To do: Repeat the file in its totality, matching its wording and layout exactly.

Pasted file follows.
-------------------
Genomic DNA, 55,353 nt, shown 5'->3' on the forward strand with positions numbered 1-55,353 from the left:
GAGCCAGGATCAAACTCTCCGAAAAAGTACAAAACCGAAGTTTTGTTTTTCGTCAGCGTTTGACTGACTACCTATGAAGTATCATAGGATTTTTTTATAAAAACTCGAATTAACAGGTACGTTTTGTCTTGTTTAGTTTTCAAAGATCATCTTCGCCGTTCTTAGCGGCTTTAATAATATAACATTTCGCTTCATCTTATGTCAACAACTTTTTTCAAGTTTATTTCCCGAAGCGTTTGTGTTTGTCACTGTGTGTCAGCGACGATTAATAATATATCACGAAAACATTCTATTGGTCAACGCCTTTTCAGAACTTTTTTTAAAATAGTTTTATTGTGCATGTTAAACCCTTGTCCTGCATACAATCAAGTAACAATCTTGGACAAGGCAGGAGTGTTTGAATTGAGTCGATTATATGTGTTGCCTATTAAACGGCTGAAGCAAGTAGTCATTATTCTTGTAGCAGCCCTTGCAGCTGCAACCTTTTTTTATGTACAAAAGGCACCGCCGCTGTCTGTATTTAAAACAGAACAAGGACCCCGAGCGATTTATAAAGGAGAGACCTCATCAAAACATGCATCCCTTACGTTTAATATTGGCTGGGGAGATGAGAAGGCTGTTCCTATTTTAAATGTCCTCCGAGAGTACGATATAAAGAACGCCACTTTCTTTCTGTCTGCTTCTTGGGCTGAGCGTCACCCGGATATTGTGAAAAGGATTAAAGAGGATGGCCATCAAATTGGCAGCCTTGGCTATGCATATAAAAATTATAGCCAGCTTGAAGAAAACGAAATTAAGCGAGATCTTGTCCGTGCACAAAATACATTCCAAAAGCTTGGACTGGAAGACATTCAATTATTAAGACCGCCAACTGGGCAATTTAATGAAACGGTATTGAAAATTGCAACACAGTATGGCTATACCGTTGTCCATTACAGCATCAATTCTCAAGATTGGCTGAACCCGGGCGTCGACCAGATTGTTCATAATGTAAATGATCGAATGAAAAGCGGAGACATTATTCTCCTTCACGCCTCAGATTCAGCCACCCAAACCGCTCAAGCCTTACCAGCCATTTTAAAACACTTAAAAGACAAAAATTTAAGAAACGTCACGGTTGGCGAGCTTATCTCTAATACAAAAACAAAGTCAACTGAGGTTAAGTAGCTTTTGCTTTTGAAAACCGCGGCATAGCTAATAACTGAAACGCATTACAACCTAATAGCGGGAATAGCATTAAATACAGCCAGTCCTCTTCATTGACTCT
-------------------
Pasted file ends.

Genomic DNA, 55,353 nt, shown 5'->3' on the forward strand with positions numbered 1-55,353 from the left:
GAGCCAGGATCAAACTCTCCGAAAAAGTACAAAACCGAAGTTTTGTTTTTCGTCAGCGTTTGACTGACTACCTATGAAGTATCATAGGATTTTTTTATAAAAACTCGAATTAACAGGTACGTTTTGTCTTGTTTAGTTTTCAAAGATCATCTTCGCCGTTCTTAGCGGCTTTAATAATATAACATTTCGCTTCATCTTATGTCAACAACTTTTTTCAAGTTTATTTCCCGAAGCGTTTGTGTTTGTCACTGTGTGTCAGCGACGATTAATAATATATCACGAAAACATTCTATTGGTCAACGCCTTTTCAGAACTTTTTTTAAAATAGTTTTATTGTGCATGTTAAACCCTTGTCCTGCATACAATCAAGTAACAATCTTGGACAAGGCAGGAGTGTTTGAATTGAGTCGATTATATGTGTTGCCTATTAAACGGCTGAAGCAAGTAGTCATTATTCTTGTAGCAGCCCTTGCAGCTGCAACCTTTTTTTATGTACAAAAGGCACCGCCGCTGTCTGTATTTAAAACAGAACAAGGACCCCGAGCGATTTATAAAGGAGAGACCTCATCAAAACATGCATCCCTTACGTTTAATATTGGCTGGGGAGATGAGAAGGCTGTTCCTATTTTAAATGTCCTCCGAGAGTACGATATAAAGAACGCCACTTTCTTTCTGTCTGCTTCTTGGGCTGAGCGTCACCCGGATATTGTGAAAAGGATTAAAGAGGATGGCCATCAAATTGGCAGCCTTGGCTATGCATATAAAAATTATAGCCAGCTTGAAGAAAACGAAATTAAGCGAGATCTTGTCCGTGCACAAAATACATTCCAAAAGCTTGGACTGGAAGACATTCAATTATTAAGACCGCCAACTGGGCAATTTAATGAAACGGTATTGAAAATTGCAACACAGTATGGCTATACCGTTGTCCATTACAGCATCAATTCTCAAGATTGGCTGAACCCGGGCGTCGACCAGATTGTTCATAATGTAAATGATCGAATGAAAAGCGGAGACATTATTCTCCTTCACGCCTCAGATTCAGCCACCCAAACCGCTCAAGCCTTACCAGCCATTTTAAAACACTTAAAAGACAAAAATTTAAGAAACGTCACGGTTGGCGAGCTTATCTCTAATACAAAAACAAAGTCAACTGAGGTTAAGTAGCTTTTGCTTTTGAAAACCGCGGCATAGCTAATAACTGAAACGCATTACAACCTAATAGCGGGAATAGCATTAAATACAGCCAGTCCTCTTCATTGACTCT